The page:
by Brian Crow:
Your midnight deadline applies to items you are returning through the Fed. If you are presented with a claim of forged endorsement or alteration, you may submit a without entry claim to the bank of first deposit claiming a breach of presentment warranties under your state's Uniform Commercial Code based on its statute of limitations.
by John Burnett:
Alterations and forged indorsements have different deadlines. It's a Uniform Commercial Code issue, and may require looking at other parts of the state law. If yours is the paying bank, you will look at Florida's UCC. In Florida's version of section 4-406 of the UCC (Title XXXIX Chapter 674, section 674.406 -- Customer's duty to discover and report unauthorized signature or alteration), we find that there are various timing requirements but, in paragraph (6), we read "Without regard to care or lack of care of either the customer or the bank, a customer who does not within 180 days after the statement or items [reflecting payment of the check] are made available to the customer (subsection (1)) discover and report the customer’s unauthorized signature on or any alteration on the item or who does not, within 1 year after that time, discover and report any unauthorized endorsement is precluded from asserting against the bank the unauthorized signature or alteration."
That sets a bar on claims by your depositor. If your bank honors a claim made by your customer after the applicable deadline, you won't be entitled to enforce a warranty claim against the depositary bank.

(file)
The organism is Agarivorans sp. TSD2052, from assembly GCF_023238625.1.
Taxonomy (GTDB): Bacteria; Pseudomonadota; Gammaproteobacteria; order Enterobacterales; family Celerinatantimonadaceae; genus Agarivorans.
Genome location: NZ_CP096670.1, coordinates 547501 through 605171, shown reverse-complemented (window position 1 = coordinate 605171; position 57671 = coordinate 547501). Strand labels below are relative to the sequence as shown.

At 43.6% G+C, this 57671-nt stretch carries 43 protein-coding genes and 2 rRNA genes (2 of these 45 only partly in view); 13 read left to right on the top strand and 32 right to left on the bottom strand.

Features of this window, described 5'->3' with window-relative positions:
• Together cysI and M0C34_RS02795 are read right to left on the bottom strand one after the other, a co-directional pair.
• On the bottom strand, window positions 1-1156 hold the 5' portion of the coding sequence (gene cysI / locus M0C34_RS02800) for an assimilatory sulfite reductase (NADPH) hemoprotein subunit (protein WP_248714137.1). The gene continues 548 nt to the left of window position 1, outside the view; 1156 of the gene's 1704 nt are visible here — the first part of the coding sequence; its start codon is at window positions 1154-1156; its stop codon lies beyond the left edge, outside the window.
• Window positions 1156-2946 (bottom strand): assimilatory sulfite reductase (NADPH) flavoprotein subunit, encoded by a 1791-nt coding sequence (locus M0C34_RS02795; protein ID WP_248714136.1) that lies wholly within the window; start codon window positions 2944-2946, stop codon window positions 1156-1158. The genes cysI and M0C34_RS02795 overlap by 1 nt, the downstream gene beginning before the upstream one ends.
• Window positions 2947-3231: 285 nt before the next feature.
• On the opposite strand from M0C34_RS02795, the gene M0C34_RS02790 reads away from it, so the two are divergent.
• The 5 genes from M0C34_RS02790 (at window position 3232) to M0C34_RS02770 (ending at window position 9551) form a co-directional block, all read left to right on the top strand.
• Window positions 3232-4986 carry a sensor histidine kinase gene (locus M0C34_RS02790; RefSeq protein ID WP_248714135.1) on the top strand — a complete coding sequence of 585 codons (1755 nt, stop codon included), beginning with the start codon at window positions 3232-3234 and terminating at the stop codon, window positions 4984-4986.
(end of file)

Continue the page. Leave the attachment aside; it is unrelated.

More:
Straight returns are limited by the midnight deadline. These include returns of checks unpaid due to stop payments, overdrafts, a forged drawer's signature and other problems the bank can readily detect from the face of the check or from the account status (a return for post-dating or for a stale date would also fall into the group of returns that need to meet the midnight deadline). When the depositary and paying banks are both subject to a Fraudulent Check warranty provision of a check clearinghouse (ECCHO, for example) the paying bank may be able to return a fraudulent check (counterfeit or forged drawer signature) within a more extended deadline under limited circumstances.
Breach of warranty claims aren't returns of a check. They are claims made against the depositary bank when the paying bank believes the depositary bank breached a warranty (e.g., the presentment or transfer warranties in §§ 4-207 and 4-208 of the UCC) when there is an allegedly forged indorsement (or missing indorsement) or the warranty made under § 4-205 when there is no payee indorsement.
Check with local legal counsel concerning the time limit for a breach of warranty claim.